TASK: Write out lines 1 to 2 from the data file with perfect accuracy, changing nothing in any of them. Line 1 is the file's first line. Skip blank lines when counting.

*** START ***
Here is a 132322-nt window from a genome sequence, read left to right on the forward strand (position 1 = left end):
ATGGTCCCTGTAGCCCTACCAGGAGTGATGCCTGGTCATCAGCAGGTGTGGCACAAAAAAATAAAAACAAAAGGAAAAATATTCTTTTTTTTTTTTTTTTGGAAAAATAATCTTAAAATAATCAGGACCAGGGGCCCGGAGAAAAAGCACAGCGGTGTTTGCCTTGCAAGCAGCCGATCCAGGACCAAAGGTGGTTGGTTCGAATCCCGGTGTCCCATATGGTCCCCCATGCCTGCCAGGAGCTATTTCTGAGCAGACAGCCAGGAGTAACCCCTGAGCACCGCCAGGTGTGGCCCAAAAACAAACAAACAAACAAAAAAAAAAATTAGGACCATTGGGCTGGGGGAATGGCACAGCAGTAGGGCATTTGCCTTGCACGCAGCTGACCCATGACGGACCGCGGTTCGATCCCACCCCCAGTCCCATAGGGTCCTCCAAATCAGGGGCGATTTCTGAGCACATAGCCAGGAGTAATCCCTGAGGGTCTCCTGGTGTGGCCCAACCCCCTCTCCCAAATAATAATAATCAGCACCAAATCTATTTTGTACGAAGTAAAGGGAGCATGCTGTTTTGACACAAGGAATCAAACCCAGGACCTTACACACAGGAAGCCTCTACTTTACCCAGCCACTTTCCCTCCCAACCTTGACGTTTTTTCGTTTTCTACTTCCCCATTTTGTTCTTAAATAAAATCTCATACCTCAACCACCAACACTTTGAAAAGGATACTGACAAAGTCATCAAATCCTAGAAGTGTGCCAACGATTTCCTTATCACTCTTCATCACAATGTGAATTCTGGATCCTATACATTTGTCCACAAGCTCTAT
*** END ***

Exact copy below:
Here is a 132322-nt window from a genome sequence, read left to right on the forward strand (position 1 = left end):
ATGGTCCCTGTAGCCCTACCAGGAGTGATGCCTGGTCATCAGCAGGTGTGGCACAAAAAAATAAAAACAAAAGGAAAAATATTCTTTTTTTTTTTTTTTTGGAAAAATAATCTTAAAATAATCAGGACCAGGGGCCCGGAGAAAAAGCACAGCGGTGTTTGCCTTGCAAGCAGCCGATCCAGGACCAAAGGTGGTTGGTTCGAATCCCGGTGTCCCATATGGTCCCCCATGCCTGCCAGGAGCTATTTCTGAGCAGACAGCCAGGAGTAACCCCTGAGCACCGCCAGGTGTGGCCCAAAAACAAACAAACAAACAAAAAAAAAAATTAGGACCATTGGGCTGGGGGAATGGCACAGCAGTAGGGCATTTGCCTTGCACGCAGCTGACCCATGACGGACCGCGGTTCGATCCCACCCCCAGTCCCATAGGGTCCTCCAAATCAGGGGCGATTTCTGAGCACATAGCCAGGAGTAATCCCTGAGGGTCTCCTGGTGTGGCCCAACCCCCTCTCCCAAATAATAATAATCAGCACCAAATCTATTTTGTACGAAGTAAAGGGAGCATGCTGTTTTGACACAAGGAATCAAACCCAGGACCTTACACACAGGAAGCCTCTACTTTACCCAGCCACTTTCCCTCCCAACCTTGACGTTTTTTCGTTTTCTACTTCCCCATTTTGTTCTTAAATAAAATCTCATACCTCAACCACCAACACTTTGAAAAGGATACTGACAAAGTCATCAAATCCTAGAAGTGTGCCAACGATTTCCTTATCACTCTTCATCACAATGTGAATTCTGGATCCTATACATTTGTCCACAAGCTCTAT